U.S. Crypto Businesses to Benefit From New Joint Supervised Regulation
Cryptocurrency firms and fintech companies in the United States will start to enjoy a less cumbersome registration process with reduced cost, following a new unifying rule.
One Rule, Cheaper Costs
According to Reuters on Tuesday (September 15, 2020), the Conference of State Bank Supervisors (CSBS) announced a new regulatory strategy that sees crypto businesses and payment firms undergo a single exam. This method will prevent businesses from writing several exams across different states in the U.S.
The new simplified regulatory process comes after companies complained about the stress and burden of obtaining a license in over 40 states. Consequently, 48 regulators in states across the U.S. came together to institute a unified money transmitter license that would benefit 78 businesses both in the crypto and fintech industry.
Speaking on the new regulatory process, John Ryan, the president and CEO of CSBS stated that the method adopted by the regulators will still be robust like the former methods, but more efficient. Ryan, however, added that “the states aren’t giving up authority. They’re realizing efficiencies by sharing information.”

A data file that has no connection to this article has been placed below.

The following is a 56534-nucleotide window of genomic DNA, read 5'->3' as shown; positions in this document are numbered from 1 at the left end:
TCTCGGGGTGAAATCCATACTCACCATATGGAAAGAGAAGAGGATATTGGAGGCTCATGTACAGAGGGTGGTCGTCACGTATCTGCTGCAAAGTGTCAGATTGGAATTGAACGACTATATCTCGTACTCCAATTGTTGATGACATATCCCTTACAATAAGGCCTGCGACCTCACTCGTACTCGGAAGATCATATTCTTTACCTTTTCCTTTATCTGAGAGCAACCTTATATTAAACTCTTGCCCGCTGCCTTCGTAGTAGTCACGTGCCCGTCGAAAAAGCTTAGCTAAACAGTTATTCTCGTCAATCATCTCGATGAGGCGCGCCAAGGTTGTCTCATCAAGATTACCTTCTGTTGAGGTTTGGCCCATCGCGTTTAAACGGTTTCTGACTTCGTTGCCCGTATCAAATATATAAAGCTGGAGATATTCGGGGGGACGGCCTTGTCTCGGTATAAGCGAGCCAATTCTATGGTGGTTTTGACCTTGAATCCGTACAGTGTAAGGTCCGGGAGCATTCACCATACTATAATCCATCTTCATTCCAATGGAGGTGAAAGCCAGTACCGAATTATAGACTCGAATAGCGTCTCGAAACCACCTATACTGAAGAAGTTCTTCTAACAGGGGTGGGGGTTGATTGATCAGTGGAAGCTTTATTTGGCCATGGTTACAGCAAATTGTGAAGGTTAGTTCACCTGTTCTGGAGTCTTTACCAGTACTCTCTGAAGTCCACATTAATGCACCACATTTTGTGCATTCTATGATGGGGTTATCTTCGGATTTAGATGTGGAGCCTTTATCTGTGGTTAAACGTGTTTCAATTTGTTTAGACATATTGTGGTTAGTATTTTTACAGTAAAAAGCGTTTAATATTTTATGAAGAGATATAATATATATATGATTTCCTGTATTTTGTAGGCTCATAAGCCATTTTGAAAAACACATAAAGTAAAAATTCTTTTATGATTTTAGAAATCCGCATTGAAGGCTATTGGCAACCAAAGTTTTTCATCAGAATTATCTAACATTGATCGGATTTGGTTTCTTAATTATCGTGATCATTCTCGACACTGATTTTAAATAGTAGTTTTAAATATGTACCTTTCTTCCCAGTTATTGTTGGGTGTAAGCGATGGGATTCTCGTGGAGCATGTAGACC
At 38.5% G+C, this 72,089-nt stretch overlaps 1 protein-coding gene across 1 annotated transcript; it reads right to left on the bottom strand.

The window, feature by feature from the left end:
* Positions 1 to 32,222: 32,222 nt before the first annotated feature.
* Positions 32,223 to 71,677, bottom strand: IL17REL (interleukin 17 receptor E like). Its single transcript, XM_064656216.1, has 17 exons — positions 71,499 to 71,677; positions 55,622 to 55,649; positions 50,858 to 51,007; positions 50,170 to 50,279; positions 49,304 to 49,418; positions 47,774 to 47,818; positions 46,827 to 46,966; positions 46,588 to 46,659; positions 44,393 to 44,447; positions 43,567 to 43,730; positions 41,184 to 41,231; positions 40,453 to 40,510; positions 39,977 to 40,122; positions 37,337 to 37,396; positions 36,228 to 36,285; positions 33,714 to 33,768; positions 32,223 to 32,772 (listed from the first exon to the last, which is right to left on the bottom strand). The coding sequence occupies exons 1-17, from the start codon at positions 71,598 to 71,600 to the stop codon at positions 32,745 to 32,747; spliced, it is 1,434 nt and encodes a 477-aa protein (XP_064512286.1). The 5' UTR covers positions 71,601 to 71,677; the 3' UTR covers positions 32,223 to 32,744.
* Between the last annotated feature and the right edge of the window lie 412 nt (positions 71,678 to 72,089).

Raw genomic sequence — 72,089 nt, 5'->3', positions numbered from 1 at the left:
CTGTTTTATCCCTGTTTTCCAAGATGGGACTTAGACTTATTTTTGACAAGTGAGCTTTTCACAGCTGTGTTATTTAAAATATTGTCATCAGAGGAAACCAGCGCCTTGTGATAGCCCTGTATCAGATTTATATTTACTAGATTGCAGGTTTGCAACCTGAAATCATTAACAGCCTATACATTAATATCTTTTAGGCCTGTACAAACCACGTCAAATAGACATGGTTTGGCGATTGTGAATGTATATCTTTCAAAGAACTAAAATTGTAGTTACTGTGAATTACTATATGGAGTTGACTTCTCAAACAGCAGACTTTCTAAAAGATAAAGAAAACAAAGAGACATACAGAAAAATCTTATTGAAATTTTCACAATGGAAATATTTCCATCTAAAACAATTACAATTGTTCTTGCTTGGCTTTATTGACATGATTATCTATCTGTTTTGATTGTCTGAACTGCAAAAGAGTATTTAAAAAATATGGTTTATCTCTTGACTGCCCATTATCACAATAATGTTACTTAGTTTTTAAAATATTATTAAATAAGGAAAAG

Also commenting on the latest development was Kevin Hagler, Commissioner Georgia Department of Banking and Finance who said:
“One company, one exam is a significant and important shift in how state regulators will ensure compliance with consumer protection and safety and soundness standards for the largest payments companies. By working together and relying on the excellent work of fellow state regulators, we will be able to do even more.”
Furthermore, Rosemary Gallagher, Western Union’s associate counsel stated that the simplified process will also benefit different states.
More Countries Roll Out Crypto Regulations
Most critics and crypto businesses have lamented about the patchwork crypto regulatory framework in the U.S., adversely affecting the development of the nascent industry in the country.
Two former U.S. Presidential Candidates, Andrew Yang and Michael Bloomberg during their campaign pledged to provide a robust crypto regulatory policy. Meanwhile, the unified regulatory system by the CSBS signals a move in the right direction, which could ultimately encourage crypto businesses and other companies to thrive in the U.S.
Outside the U.S., a government panel set up in South Africa advocated for strict clear-cut crypto policies in the country. Japan also revised its crypto regulations, which took effect in May 2020. Meanwhile, the Nigerian securities and exchange commission (SEC) recently released its proposed crypto regulatory policy that will promote just market practices.